Although I was given a dry, leathery corpse to dissect in anatomy class in my first term, our textbooks contained almost nothing about aging or frailty or dying.
The purpose of medical schooling was to teach how to save lives, not how to tend to their demise.
I had never seen anyone die before I became a doctor, and when I did, it came as a shock. I’d seen multiple family members—my wife, my parents, and my children—go through serious
life-threatening illnesses, but medicine had always pulled them through. I knew theoretically that my patients could die
of course, but every actual instance seemed like a violation, as if the rules I thought we were playing by were broken.
A few years ago, I got a late night page : Jewel Douglass, a 72-year-old patient of mine receiving chemotherapy for metastatic ovarian cancer, was back in the hospital, unable to hold food down.
For a week, her symptoms had mounted: They started with bloating, became waves of crampy abdominal pain, then nausea and vomiting.
Her oncologist sent her to the hospital. A scan showed that, despite treatment, her ovarian cancer had multiplied, grown, and partly obstructed her intestine.
Her abdomen had also filled with fluid. The deposits of tumor had stuffed up her lymphatic system, which serves as a kind of storm drain for the lubricating fluids that the body’s internal linings secrete.
When the system is blocked, the fluid has nowhere to go. The belly fills up like a rubber ball until you feel as if you will burst.
But walking into Douglass’ hospital room, I’d never have known she was so sick if I hadn’t seen the scan. “Well, look who’s here!” she said, as if I’d just arrived at a cocktail party.
“How are you, doctor?”
“I think I’m supposed to ask you that,” I said.
She smiled brightly and pointed around the room. “This is my husband, Arthur, whom you know, and my son, Brett.”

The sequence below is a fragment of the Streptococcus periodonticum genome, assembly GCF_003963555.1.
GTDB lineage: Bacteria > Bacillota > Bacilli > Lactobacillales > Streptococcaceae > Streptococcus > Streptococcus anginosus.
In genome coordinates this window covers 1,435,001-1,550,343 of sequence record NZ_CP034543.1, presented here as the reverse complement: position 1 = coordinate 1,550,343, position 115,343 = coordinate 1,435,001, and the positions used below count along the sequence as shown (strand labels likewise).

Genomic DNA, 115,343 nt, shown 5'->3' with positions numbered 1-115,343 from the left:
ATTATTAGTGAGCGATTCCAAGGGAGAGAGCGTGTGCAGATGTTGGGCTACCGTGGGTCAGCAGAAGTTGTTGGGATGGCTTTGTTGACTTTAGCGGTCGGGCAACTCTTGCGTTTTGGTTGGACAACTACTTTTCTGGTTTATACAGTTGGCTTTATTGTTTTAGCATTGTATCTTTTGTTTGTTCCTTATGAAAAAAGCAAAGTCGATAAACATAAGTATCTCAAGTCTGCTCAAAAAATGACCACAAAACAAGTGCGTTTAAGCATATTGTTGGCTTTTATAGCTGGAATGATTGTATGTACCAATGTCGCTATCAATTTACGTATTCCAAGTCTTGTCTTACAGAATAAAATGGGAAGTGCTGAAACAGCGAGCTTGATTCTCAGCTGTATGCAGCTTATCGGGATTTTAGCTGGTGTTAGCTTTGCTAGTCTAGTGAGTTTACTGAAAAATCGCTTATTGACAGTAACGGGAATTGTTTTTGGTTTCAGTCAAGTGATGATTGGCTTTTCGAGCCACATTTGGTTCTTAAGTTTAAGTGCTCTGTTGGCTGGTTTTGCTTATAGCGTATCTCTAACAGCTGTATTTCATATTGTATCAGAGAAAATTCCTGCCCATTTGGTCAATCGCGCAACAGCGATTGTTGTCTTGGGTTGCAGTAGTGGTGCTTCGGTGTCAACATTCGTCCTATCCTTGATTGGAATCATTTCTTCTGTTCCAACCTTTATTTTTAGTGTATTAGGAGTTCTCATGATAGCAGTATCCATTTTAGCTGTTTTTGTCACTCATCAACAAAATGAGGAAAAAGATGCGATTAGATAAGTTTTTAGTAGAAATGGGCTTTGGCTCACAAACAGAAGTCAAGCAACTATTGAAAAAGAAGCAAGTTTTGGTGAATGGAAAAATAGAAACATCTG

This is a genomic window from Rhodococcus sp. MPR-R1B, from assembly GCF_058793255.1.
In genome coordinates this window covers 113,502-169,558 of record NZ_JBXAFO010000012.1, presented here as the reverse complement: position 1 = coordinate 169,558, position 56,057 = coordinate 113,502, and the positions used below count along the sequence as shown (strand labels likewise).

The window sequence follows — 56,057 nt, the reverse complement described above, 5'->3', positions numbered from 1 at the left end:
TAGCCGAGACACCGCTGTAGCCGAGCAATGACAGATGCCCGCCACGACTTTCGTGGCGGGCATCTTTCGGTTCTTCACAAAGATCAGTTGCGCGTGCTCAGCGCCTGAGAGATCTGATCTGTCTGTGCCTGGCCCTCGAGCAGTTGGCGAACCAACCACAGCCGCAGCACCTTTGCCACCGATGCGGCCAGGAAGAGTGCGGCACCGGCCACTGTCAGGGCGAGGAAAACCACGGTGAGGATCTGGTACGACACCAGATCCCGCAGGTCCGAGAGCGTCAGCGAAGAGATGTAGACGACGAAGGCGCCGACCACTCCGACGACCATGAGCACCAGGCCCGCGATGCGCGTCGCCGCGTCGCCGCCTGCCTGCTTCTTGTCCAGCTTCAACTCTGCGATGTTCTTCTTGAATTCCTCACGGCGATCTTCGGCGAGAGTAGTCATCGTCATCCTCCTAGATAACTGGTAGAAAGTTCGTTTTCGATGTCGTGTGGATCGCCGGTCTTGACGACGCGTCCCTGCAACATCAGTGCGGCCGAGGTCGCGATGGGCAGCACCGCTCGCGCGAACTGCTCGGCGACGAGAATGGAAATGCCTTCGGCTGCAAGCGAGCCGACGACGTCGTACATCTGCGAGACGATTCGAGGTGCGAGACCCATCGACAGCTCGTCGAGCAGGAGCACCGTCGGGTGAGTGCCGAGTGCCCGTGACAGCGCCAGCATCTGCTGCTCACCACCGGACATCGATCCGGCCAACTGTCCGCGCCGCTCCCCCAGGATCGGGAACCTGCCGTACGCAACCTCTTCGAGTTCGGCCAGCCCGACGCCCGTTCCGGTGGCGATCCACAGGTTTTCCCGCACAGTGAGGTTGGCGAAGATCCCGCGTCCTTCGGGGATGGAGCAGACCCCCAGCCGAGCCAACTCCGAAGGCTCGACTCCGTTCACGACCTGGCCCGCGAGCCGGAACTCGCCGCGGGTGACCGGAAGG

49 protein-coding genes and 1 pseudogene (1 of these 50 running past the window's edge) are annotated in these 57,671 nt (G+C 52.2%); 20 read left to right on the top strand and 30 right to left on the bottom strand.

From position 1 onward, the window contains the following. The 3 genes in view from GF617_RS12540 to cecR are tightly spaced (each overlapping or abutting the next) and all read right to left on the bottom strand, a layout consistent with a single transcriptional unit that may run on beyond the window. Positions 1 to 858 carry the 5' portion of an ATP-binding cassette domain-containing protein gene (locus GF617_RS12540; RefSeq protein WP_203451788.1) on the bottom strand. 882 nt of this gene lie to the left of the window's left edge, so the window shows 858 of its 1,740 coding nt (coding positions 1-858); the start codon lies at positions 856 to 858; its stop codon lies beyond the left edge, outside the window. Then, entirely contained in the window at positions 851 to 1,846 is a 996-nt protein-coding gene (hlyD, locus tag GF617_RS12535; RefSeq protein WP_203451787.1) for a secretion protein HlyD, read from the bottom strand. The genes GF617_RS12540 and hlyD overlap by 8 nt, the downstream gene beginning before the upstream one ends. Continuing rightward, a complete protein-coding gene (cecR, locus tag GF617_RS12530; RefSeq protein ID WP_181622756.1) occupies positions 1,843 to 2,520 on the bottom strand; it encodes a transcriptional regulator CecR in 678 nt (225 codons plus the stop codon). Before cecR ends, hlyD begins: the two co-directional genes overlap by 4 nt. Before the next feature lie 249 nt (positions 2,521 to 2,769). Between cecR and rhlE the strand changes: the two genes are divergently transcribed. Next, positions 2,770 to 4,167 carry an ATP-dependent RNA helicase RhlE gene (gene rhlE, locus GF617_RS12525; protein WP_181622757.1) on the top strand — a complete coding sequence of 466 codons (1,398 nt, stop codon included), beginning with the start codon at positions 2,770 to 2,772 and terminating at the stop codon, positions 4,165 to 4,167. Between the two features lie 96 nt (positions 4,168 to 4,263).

She got me grinning. Here it was, 11 at night, she couldn’t hold down an ounce of water, and she still had her lipstick on, her silver hair was brushed straight, and she was insisting on making introductions.
Her oncologist and I had a menu of options. A range of alternative chemotherapy regimens could be tried to shrink the tumor burden, and I had a few surgical options too. …
Surgery risked serious complications—wound breakdown, leakage of bowel into her abdomen, infections—but it was the only way she might regain her ability to eat.
I also told her that we did not have to do either chemo or surgery. We could provide medications to control her pain and nausea and arrange for hospice care at home.
This is the moment when I would normally have reviewed the pros and cons. But we are only gradually learning in the medical profession that this is not what we need to do.
The options overwhelmed her. They all sounded terrifying. So I stepped back and asked her a few questions I learned from hospice and palliative care physicians
hoping to better help both of us know what to do: What were her biggest fears and concerns? What goals were most important to her? What trade-offs was she willing to make?